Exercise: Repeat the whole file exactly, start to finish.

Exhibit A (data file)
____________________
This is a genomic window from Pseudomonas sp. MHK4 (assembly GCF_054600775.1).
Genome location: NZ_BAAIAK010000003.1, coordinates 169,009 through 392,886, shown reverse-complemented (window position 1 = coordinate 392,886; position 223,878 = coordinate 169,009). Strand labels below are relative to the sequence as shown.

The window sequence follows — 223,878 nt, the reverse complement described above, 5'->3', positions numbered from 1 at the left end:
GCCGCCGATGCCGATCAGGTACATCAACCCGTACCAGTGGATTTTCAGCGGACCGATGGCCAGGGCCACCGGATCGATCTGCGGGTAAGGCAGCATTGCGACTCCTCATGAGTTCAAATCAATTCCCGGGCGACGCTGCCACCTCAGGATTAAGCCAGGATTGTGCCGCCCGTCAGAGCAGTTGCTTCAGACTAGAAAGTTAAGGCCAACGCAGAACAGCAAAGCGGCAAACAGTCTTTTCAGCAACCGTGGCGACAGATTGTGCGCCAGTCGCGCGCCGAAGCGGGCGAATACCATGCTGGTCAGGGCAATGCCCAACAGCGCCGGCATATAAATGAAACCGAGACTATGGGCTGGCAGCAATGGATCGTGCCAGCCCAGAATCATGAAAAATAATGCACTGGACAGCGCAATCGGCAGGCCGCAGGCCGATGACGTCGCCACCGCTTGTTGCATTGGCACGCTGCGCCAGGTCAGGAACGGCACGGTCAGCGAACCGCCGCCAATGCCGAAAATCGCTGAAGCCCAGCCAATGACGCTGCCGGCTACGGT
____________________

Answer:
This is a genomic window from Pseudomonas sp. MHK4 (assembly GCF_054600775.1).
Genome location: NZ_BAAIAK010000003.1, coordinates 169,009 through 392,886, shown reverse-complemented (window position 1 = coordinate 392,886; position 223,878 = coordinate 169,009). Strand labels below are relative to the sequence as shown.

The window sequence follows — 223,878 nt, the reverse complement described above, 5'->3', positions numbered from 1 at the left end:
GCCGCCGATGCCGATCAGGTACATCAACCCGTACCAGTGGATTTTCAGCGGACCGATGGCCAGGGCCACCGGATCGATCTGCGGGTAAGGCAGCATTGCGACTCCTCATGAGTTCAAATCAATTCCCGGGCGACGCTGCCACCTCAGGATTAAGCCAGGATTGTGCCGCCCGTCAGAGCAGTTGCTTCAGACTAGAAAGTTAAGGCCAACGCAGAACAGCAAAGCGGCAAACAGTCTTTTCAGCAACCGTGGCGACAGATTGTGCGCCAGTCGCGCGCCGAAGCGGGCGAATACCATGCTGGTCAGGGCAATGCCCAACAGCGCCGGCATATAAATGAAACCGAGACTATGGGCTGGCAGCAATGGATCGTGCCAGCCCAGAATCATGAAAAATAATGCACTGGACAGCGCAATCGGCAGGCCGCAGGCCGATGACGTCGCCACCGCTTGTTGCATTGGCACGCTGCGCCAGGTCAGGAACGGCACGGTCAGCGAACCGCCGCCAATGCCGAAAATCGCTGAAGCCCAGCCAATGACGCTGCCGGCTACGGT